We can't afford as a nation to be stupid about paying for health care anymore. alizard, 6 May 2007
Thus, was the concluding sentence of a post advocating the need to solve -- or at least ameliorate -- health care costs to create space for tackling energy problems. ALizard was responding to my comments about commonalities between energy and health care posted to yet another excellent NYCEve discussion of health care issues.
And, well, truth be told: at one point in time, when riding truly on top of the world, the United States could afford to be stupid about many things ... the days where stupidity is a tolerable policy path have passed ... it is time for thought and intelligence to reign.
At some point, being caught between being a pessimistic optimist (or optimistic pessimist), it simply is beyond my comprehension. There are things that simply make common sense, that are the right path forward.
Re energy, moving toward energy efficiency & renewable energy is just "smart" for so many reasons including:
- Reduce foreign trade deficit
- Create jobs
- Foster security (through more resilient and diversified power system)
- Increase economic competitiveness (both through reduced oil imports & through fostering new export technologies/industries)
- Improved health through reduced pollution
- And, oh yeah, have a positive impact on that minor little issue of Global Warming
To me, even a 'minimum' level national health care coverage (everyone with HMO-like) is such a no-brainer for America for so many reasons:
- Economic competitiveness (the 'retiree health care burden' argument as well as taking businesses out of the secondary business of providing employees (bad) health insurance with all the admin related burdens)
- Foster innovation: how many people are health-insurance slaves at a job and don't try a start-up business due to this (the small business discussion of this diary)?
- Improve general health: reduce risk of epidemics as everyone has decent basic health care coverage
- Reduced costs -- through cutting administrative processing, etc (note: US health care costs, with a large percentage of Americans either un- or under-insured, are roughly double those of countries providing universal care, and US health care results are worse as well)
- Improved health care of all Americans (okay, for 99% -- but really, that last 1% will be better protected when everyone around them has decent (okay, basic) health care)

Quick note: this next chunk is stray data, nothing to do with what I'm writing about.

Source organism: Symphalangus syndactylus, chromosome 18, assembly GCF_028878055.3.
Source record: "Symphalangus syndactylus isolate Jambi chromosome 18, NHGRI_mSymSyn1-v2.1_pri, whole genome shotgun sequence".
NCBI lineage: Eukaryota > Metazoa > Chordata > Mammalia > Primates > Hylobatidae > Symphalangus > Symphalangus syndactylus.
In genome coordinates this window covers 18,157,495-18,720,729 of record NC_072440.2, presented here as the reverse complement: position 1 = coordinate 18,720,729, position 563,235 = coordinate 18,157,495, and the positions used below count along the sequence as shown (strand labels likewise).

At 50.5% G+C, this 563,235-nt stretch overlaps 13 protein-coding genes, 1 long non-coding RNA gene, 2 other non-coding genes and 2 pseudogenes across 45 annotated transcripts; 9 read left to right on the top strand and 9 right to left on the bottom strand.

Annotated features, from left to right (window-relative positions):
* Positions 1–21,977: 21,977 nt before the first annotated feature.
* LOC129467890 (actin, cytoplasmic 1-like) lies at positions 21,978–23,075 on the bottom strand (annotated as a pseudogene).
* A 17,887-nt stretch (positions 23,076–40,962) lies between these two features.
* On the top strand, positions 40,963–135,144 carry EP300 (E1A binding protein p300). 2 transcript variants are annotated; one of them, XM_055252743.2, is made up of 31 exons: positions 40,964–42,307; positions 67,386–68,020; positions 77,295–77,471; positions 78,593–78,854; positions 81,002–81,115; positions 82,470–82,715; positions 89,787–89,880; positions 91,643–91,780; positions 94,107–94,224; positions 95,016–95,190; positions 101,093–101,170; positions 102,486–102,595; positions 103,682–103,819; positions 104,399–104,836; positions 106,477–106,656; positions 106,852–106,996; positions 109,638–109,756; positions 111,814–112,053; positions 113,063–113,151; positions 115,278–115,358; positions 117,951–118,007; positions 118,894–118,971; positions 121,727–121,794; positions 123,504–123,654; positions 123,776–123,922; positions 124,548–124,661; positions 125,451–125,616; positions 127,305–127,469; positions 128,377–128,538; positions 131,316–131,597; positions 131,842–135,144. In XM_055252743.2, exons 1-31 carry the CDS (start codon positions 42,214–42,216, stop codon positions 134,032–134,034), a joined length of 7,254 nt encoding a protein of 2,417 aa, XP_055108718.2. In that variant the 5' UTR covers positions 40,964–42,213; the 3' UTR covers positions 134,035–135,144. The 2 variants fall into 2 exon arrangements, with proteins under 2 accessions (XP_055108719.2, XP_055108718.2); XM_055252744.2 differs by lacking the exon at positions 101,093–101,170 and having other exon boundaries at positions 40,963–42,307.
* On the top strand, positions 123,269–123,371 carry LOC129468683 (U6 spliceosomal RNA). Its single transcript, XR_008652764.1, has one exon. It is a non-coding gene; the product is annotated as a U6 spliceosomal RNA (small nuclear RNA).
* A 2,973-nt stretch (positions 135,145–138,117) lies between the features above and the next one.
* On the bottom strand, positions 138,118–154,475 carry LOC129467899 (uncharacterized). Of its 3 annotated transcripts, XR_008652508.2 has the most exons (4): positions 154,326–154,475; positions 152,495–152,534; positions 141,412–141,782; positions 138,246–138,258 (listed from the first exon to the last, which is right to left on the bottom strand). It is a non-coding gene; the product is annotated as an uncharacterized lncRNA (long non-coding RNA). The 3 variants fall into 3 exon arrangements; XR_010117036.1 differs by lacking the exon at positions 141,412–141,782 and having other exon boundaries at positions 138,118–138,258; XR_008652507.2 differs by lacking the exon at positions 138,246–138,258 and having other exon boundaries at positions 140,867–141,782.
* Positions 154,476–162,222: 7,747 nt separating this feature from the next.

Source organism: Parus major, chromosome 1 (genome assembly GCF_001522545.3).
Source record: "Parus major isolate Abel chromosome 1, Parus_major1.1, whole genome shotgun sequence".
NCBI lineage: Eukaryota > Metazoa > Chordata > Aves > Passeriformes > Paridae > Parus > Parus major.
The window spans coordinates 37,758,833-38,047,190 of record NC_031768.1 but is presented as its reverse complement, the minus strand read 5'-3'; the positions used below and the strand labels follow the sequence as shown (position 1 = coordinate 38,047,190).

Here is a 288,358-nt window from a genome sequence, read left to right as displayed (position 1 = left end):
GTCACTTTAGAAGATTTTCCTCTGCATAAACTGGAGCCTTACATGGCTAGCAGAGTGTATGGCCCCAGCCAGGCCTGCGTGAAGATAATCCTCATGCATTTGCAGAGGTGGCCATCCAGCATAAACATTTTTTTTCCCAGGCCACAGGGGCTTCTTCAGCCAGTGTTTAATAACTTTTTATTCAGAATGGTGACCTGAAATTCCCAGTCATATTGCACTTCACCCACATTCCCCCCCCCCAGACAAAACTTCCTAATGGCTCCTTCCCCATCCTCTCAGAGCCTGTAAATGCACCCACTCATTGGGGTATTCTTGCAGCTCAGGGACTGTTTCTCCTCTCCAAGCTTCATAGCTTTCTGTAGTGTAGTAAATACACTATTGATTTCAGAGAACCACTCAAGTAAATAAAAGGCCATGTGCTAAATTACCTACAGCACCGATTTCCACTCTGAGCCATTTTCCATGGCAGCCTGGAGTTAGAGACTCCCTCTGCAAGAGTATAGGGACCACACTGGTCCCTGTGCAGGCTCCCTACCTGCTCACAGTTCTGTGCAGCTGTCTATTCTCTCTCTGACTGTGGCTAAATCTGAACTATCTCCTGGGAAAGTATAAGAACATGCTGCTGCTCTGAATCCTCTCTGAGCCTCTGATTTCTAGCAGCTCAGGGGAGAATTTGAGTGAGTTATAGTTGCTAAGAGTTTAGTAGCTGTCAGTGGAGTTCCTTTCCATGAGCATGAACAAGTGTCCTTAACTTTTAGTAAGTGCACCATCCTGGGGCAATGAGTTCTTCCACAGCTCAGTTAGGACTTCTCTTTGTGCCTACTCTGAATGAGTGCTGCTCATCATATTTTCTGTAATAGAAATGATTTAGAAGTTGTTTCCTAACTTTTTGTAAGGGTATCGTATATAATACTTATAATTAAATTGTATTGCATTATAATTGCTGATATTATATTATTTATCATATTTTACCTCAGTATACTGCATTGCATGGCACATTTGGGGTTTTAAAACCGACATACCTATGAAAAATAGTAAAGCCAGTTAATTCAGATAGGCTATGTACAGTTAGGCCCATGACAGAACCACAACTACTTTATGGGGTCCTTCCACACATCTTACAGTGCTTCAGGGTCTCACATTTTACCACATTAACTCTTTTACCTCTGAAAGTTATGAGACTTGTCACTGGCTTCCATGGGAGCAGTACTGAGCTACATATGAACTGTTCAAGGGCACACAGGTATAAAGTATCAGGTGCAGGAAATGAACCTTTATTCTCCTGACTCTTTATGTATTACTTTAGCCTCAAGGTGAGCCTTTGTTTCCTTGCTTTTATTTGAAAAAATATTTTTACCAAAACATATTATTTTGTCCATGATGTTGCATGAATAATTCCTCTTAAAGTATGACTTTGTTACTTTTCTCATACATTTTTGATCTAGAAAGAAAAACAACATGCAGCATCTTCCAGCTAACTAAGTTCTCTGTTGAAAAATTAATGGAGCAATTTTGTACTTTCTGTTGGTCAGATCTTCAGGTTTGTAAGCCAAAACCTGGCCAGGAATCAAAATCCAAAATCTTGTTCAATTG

- Basic ethical / moral decency -- it is, simply, right. There is no (NO) excuse in the United States of America for a child to die due to lack of dental care and, well, see NYCEve (Nice Eve) for insights on the pornography called health coverage.
- Improved security -- with lower risk to natural (avian flu) or man-induced (terrorists releasing a weapon) biological emergency due to full access
Yesterday, Joe Romm ((author of the excellent Hell and High Water: --the Solution and the Politics--and What We Should Do who blogs at
Climate Progress) stated at a meeting of The Climate Project presenters:
Efficiency is not easy, but it is straightforward.
"... not easy, but ... straightforward ..."
- Smart energy policy: not easy, but straightforward.
- Acting responsibly to the enviornment: not easy, but straightforward.
- Moving toward universal health care coverage: not easy, but straightforward.
- Treating the future as if it matters: not easy, but straightforward.
When it comes to being an optimistic pessimist or pessimistic optimist ...
Optimism of the will, pessimism of the mind. These are not contradictory things.
It is never too late to get the best possible result based on the current situation.
DBunn, 28 April 2007
I chose to have optimism of the will when it comes to considering future paths on energy and health care (and other) policy futures.
Honest consideration, to me, makes clear the no-brain sense of changing our paths forward.
And, for both sensible energy policy and universal health care, so many other reasons ... the opposition seems to be coming, for me, from those who are choosing (for whichever philosophical or mistaken economic reasons) to have no brains ...
Both of these just seem to me so 'no-brainer' on all accounts ... it seems to me ... so 'no-brainer' except for those with no brains ...
Stupid might be the framing for the day. See NYCEve's distressing discussion
We are very stupid: Introducing BC/BS of Thailand ...
Stupid ... This potentially is a framing path ... maybe. Everyone believes it of George W, do they think it of the Republican Party as a whole? Could part of the 2008 campaign focus on this? "Okay, we just can't afford to be stupid anymore!"
We can't afford as a nation to be stupid anymore.
Ask yourself: Are you doing your part?